Health care for future generations will improve as Scotland leads way in processing ‘big data’

The Edinburgh BioQuarter. Picture: Dan Phillips
The Edinburgh BioQuarter. Picture: Dan Phillips
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We have some of world’s best data capabilities, says Mike Capaldi

THERE is a global data revolution taking place. Every day the amount and range of data being produced increases dramatically. This requires the development of new tools and techniques in an effort to keep track of it all. Because hidden within these huge data sets are new discoveries, emerging trends and novel interpretations that only become apparent when large amounts of data have been digested. Society is slowly waking up to the value of “big data” as it is known, and the opportunities that come from using it well.

Leading industrial and commercial organisations are already using supercomputing and big data analytics to take time and cost out of the research, development and innovation process. So too now are academia and healthcare – with part of the revolution happening in Edinburgh.

Big data analytics is the process of extracting useful information from huge amounts of data. Tackling this challenge is becoming increasingly competitive, and organisations or countries that address it well can gain significant advantages. Companies are using computer generated modelling, simulations and big data analytics to create better products, get greater insights and gain competitive advantage over traditional development processes by getting to market sooner – with more innovative designs.

Traditional stability testing in the laboratory can be very time consuming, typically eight to 12 weeks. Comparable tests on a supercomputer take about 45 minutes. So addressing the challenge of big data is not a “nice to have” – it’s a fundamental enabling competence.

Scotland is fortunate to have some of the world’s best data science capabilities. The University of Edinburgh has just been ranked top in the UK, by some margin, for computer science and informatics in the latest REF 2014 exercise which ranks all UK universities by their research capabilities and impact. Scotland is also fortunate to have implemented and adopted nationwide electronic health records some time ago, providing us with the opportunity to combine anonymised health records with world-class data science capabilities to deliver real-time analysis for public service improvement, medical innovation and improved healthcare outcomes for patients whilst safeguarding their privacy.

Nationally, some £400 million has been invested to equip UK researchers in academia and industry to meet this challenge and take advantage of the opportunities. Edinburgh has received its share and is already deeply engaged with processing big data.

First on the scene was Archer, the UK’s most powerful “supercomputer”, capable of more than a million billion calculations every second. Hosted by the Edinburgh Parallel Computing Centre, it provides an invaluable resource for researchers who study problems with global impact.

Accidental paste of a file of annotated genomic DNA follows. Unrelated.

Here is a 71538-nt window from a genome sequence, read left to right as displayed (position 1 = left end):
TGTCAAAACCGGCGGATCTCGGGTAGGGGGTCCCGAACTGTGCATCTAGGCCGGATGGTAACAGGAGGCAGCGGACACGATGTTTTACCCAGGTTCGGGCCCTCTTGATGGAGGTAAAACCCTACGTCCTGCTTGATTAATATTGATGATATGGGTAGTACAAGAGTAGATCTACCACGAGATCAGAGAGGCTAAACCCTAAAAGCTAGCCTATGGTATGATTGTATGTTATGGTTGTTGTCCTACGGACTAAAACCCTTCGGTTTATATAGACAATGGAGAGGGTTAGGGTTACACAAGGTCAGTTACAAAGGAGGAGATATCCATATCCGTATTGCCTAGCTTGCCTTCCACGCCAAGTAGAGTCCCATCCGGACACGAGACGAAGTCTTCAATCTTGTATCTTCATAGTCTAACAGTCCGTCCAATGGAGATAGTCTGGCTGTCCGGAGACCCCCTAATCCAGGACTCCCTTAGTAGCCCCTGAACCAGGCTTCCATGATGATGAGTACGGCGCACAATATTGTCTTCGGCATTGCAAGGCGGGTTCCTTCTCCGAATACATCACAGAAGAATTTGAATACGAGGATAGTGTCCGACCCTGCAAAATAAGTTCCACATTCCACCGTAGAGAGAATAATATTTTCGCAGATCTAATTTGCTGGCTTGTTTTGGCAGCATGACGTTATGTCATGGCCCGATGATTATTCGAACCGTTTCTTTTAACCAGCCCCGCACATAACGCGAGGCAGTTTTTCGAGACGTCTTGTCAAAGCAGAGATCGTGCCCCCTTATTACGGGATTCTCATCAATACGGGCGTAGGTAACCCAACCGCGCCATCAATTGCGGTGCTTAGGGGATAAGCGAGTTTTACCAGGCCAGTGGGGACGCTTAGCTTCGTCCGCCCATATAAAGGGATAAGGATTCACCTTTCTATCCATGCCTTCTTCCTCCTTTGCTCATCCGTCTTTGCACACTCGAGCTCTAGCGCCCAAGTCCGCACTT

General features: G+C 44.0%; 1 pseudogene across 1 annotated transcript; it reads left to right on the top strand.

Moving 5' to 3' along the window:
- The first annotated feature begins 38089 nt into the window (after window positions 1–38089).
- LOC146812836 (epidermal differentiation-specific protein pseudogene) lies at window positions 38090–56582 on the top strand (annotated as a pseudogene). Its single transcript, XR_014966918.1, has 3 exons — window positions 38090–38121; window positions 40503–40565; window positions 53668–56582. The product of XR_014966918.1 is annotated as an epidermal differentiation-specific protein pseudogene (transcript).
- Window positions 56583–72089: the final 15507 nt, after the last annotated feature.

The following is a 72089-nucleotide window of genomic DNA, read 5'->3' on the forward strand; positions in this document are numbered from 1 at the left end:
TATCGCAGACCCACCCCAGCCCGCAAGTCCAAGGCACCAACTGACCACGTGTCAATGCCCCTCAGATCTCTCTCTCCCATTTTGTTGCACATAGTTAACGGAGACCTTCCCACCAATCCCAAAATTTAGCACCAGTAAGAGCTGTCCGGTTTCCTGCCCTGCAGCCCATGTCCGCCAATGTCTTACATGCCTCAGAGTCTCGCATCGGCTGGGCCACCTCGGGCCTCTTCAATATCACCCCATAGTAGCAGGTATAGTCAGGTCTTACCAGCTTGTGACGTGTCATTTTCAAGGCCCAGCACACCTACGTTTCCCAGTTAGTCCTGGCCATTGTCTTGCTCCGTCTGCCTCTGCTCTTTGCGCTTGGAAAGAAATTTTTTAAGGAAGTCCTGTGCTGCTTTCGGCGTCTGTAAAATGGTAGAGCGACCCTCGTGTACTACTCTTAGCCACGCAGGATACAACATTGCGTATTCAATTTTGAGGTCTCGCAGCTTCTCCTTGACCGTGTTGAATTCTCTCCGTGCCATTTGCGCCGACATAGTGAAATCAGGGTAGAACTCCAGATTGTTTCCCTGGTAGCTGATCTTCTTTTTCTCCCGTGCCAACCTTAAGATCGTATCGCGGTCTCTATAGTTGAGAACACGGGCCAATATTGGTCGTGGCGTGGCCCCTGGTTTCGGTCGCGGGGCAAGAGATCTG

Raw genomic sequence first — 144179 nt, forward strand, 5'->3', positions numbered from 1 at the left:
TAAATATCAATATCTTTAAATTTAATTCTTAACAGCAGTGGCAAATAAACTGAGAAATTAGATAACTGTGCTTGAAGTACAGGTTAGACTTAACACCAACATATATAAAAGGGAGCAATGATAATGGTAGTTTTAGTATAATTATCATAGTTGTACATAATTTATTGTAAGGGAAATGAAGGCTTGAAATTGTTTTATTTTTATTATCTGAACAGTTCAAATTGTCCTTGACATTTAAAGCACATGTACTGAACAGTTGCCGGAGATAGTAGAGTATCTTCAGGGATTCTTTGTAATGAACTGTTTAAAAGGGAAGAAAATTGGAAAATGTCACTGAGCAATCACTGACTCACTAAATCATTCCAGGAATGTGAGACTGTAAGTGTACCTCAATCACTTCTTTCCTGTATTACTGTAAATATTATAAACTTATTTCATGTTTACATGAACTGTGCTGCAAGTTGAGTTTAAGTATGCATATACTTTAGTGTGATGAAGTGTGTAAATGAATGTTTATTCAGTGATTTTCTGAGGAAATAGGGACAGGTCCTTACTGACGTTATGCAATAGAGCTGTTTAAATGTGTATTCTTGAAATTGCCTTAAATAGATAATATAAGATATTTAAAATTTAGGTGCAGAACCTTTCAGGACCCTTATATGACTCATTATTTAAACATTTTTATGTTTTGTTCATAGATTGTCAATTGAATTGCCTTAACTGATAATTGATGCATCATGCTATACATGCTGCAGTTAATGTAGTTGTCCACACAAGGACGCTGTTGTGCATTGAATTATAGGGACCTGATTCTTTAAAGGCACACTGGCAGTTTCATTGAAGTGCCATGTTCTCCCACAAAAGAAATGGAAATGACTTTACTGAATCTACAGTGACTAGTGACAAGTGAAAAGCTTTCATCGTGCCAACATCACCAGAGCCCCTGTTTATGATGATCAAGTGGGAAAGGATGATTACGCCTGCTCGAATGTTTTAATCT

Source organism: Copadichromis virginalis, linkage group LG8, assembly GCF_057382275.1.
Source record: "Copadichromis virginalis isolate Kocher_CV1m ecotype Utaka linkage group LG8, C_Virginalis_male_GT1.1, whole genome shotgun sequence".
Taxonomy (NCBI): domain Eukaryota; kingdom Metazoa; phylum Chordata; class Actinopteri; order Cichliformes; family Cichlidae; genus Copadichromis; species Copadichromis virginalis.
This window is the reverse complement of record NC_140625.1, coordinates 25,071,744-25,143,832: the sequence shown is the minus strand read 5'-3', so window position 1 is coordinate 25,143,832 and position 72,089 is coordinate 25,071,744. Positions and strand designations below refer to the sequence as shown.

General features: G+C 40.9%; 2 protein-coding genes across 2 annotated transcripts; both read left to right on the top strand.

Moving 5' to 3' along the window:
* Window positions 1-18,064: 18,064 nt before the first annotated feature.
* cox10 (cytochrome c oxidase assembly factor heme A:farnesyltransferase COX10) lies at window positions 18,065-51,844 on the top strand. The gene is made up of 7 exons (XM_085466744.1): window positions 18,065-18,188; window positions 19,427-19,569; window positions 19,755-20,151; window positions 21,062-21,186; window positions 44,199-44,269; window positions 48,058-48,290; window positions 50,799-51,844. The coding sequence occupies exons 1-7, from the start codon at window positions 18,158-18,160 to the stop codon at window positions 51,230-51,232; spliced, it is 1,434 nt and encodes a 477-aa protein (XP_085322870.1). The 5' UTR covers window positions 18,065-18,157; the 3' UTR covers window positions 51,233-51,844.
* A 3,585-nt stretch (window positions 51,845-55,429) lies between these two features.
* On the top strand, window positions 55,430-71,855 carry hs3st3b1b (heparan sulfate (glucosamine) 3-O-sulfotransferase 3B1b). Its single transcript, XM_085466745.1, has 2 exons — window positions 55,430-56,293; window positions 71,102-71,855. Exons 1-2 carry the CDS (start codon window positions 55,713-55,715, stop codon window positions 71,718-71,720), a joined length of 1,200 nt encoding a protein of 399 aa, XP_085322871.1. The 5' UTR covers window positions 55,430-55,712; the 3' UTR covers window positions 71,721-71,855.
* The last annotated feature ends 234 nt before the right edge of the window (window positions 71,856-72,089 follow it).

More recently, the Economic and Social Research Council announced four administrative data research centres – one based at BioQuarter. These allow research into linked data sets, which are spread across different government departments, to be overseen by a single governance structure. The centres will make routinely collected administrative data accessible for research in an anonymised way, providing a sound evidence base to inform research and policy development, implementation and evaluation.

The Medical Research Council has recently invested £20m to establish a UK health informatics research institute, the Farr Institute, which aims to pioneer the anonymised use of patient and research data for medical research across a range of diseases. The institute’s independent research will support innovation in the public sector and industry leading to advances in preventative medicine, improvements in NHS care and better development of commercial drugs and diagnostics. It will also provide new insights into the causes of certain diseases for which there are currently no cures.

Scotland is represented in the Farr Institute by a number of Scottish universities and NHS Scotland, with a key hub at BioQuarter. In addition to health benefits for patients, the institute will help cement our reputation as a world leader in research using large electronic health data.

Opened in late 2014, a new £11.3m innovation centre, Data Lab, is also dedicated to helping Scotland capitalise on the growing market in analytics and big data technology. Designed to revolutionise the way our industry develops and applies cutting-edge analytics and data science techniques to capture new market opportunities and boost productivity, the project will create around 345 new jobs and add some £155m of value to Scotland’s economy.

It will also transform the way industry, public sector and academia collaborate – a tenet central to everything we hold dear at BioQuarter. Data Lab builds on innovation from Scotland’s world-leading university sector and uses electronic patient records to drive improvements in health care in Scotland, to support innovation in the way we deliver clinical trials and to discover the best treatment options for future generations.

Dr Mike Capaldi is director of commercialisation at Edinburgh BioQuarter